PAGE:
A more precise blood test outperforms traditional PSA screen test in detecting aggressive types of prostate cancer

Woodruff Health Sciences Center | May 13, 2013

Contact

Catherine Williams
404-778-5848
catherine.s.williams@emory.edu

Story image
Martin Sanda, MD, a member of the Winship Cancer Institute, chairman of the Emory Urology Department and internationally recognized prostate cancer scientist.

Download, 1.7 MB

Martin Sanda, MD, a member of the Winship Cancer Institute, chairman of the Emory Urology Department and internationally recognized prostate cancer scientist, delivered big news about better prostate cancer diagnosis, at the American Urological Association’s 2013 Annual Meeting May 4 - 8 in San Diego.

As corresponding and presenting author of the abstract "Prostate Health Index (phi) for Reducing Overdetection of Indolent Prostate Cancer and Unnecessary Biopsy While Improving Detection of Aggressive Cancers," Sanda presented findings that represent a significant step towards better detection and diagnosing of fast-growing prostate cancers, and fewer unnecessary biopsies of indolent cancers.

The Prostate Health Index (phi), a blood test used to evaluate the probability of prostate cancer diagnosis, outperformed commonly used prostate-specific antigen (PSA) and free/total prostate-specific antigen (%fPSA) tests in predicting the presence of clinically significant prostate cancer and in improving prostate cancer detection, according to the new study.  The phi test focuses on measuring a subtype of PSA, called pro-PSA, that unlike the rudimentary total PSA, is preferentially made by aggressive prostate cancers and less so by normal prostate or slow-growing cancers.  Sanda and his collaborators found that among men being considered for prostate biopsy due to abnormal results on the traditional "total" PSA test, one in four had phi test results that indicated no aggressive cancer would be found and unnecessary biopsy could be averted.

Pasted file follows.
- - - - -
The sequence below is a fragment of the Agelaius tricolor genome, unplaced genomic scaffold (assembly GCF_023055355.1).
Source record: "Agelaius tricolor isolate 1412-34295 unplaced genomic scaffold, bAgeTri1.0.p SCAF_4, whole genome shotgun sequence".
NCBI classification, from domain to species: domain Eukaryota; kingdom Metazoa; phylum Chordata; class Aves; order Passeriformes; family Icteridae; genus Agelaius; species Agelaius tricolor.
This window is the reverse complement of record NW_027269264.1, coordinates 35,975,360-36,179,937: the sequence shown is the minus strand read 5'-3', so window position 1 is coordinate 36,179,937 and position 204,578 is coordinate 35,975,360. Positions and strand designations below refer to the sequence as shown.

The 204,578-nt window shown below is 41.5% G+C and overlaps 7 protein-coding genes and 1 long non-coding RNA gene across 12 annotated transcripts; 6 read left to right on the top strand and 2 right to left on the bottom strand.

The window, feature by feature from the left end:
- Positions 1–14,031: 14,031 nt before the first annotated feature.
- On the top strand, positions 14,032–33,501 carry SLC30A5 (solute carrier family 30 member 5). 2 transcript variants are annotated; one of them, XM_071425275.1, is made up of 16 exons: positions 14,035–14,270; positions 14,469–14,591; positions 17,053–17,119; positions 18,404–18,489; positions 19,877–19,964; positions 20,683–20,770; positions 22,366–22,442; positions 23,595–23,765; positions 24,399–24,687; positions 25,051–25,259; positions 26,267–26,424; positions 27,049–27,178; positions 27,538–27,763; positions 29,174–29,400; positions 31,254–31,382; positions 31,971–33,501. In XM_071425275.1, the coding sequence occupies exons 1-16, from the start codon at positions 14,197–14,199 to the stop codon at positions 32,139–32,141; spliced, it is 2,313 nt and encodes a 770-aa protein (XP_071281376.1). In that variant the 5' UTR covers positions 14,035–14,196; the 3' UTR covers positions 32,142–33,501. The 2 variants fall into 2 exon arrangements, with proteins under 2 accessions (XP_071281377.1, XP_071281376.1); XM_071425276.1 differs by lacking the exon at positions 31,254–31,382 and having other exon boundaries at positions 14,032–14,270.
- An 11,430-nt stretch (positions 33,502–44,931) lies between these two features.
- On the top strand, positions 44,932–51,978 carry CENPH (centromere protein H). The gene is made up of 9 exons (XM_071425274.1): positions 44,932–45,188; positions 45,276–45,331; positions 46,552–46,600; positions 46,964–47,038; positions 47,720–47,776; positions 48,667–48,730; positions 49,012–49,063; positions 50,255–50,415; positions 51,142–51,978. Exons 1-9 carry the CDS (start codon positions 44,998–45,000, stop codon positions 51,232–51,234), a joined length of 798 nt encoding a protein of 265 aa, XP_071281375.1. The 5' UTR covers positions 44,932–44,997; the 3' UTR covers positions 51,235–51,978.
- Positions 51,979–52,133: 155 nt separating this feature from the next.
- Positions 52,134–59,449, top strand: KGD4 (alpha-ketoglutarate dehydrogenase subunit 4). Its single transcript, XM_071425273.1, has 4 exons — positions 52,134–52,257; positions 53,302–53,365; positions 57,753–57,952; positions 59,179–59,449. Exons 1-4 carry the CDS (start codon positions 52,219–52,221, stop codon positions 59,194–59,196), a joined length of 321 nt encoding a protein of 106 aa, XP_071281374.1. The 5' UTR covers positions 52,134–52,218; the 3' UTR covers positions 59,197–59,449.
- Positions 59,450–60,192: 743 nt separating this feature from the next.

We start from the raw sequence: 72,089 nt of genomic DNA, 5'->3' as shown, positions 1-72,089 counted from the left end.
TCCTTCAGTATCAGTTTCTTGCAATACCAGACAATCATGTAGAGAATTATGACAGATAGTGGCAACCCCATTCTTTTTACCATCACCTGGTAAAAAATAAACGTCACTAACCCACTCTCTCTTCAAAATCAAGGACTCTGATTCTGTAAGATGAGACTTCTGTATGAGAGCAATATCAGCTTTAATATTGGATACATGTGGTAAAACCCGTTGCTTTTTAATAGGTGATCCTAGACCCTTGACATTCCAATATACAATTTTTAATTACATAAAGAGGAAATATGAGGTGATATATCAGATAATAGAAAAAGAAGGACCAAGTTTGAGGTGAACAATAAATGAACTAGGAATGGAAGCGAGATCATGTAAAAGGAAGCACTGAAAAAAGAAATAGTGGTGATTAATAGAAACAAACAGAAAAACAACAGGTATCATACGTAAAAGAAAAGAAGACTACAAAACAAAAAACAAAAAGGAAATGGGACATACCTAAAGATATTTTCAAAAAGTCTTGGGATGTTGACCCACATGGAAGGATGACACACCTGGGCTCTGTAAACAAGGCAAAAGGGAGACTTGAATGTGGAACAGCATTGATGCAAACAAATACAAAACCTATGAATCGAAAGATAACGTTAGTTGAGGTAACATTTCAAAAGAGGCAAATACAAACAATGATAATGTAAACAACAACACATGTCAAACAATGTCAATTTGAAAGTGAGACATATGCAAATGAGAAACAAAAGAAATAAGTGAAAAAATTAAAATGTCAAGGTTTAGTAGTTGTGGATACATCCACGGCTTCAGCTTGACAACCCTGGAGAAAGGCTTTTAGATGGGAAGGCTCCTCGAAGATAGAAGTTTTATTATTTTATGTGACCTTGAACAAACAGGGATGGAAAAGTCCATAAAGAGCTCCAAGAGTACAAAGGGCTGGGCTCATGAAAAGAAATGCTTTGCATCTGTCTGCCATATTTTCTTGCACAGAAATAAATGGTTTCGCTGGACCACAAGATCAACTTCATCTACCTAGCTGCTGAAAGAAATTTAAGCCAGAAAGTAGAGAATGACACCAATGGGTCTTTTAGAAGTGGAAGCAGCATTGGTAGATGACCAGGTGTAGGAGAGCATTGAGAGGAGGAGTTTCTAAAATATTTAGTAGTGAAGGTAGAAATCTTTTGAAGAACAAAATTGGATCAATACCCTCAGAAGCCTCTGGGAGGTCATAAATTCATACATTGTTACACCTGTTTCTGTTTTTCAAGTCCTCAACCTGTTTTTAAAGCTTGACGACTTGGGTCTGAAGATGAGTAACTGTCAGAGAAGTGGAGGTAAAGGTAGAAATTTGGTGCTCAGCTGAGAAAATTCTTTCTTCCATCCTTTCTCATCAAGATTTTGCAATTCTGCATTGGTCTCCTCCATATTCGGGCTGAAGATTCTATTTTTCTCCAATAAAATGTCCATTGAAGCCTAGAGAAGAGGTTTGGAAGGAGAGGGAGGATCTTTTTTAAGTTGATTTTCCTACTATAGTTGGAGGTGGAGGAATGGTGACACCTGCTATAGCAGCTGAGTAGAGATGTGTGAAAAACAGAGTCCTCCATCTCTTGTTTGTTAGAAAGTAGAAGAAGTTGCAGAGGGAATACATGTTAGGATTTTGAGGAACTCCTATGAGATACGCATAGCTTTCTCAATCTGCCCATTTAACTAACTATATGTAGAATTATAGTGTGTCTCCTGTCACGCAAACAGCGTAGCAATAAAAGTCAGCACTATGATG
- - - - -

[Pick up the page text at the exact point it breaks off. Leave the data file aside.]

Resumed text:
The test was approved by the US Food and Drug Administration (FDA) in 2012 and is being prepared for release for general clinical use soon.    The study also found using a specific phi benchmark level may help identify biopsy candidates and reduce over-detection of slow-growing prostate cancer.

"This investigation is a crucial step towards implementing better diagnostic tools for prostate cancer.  It will help us solve the well-recognized shortcomings of routine, prostate cancer screening with the traditional ‘total’ PSA test, by refining the process to avoid unnecessary prostate biopsies and overtreatment of slow-growing cancers, while allowing us to still detect those cancers for which treatment is appropriate," said Sanda. 

The study consisted of 658 participants who were 50 years of age or older with a biopsy-confirmed prostate cancer diagnosis, a final PSA between 4-10 ng/mL and a benign rectal examination. Study investigators evaluated prediction of clinically significant cancer (aggressive histopathology per Epstein criteria or Gleason 7+) based on pre-biopsy measures of pro-PSA, total PSA, fPSA, %fPSA and phi and evaluated prospects for eliminating unnecessary biopsies based on results of phi prior to biopsy.

The researchers found:

  • At 90 percent sensitivity, the specificity of phi was 31.1 percent, compared to 19.8 percent for %fPSA (p=0.024) and 10.8 percent for PSA (p<0.001).
  • At a moderate to high phi range of 27 to 55, the probability of cancer varied from 9.8 to 50.1 percent and the probability of clinically significant cancer extended from 3.9 to 28.9 percent.
  • One in four men had a phi level below 27, which is the 90 percent sensitivity cut-point, and thereby could be spared from undergoing unnecessary prostate biopsy or over-diagnosis of non-aggressive disease.

Study investigators concluded phi outperformed PSA and %fPSA in detecting clinically significant prostate cancer..

"The phi test has already been approved by the FDA and will become broadly available as soon as insurers determine fees for the test," said Sanda.  "Being able to more accurately find aggressive cancers, and reduce the number of unnecessary biopsies of indolent cancers, by using the phi  blood test, ultimately will help make it possible to retain the benefits of prostate cancer screening while reducing possible harms of over-detection and over-treatment."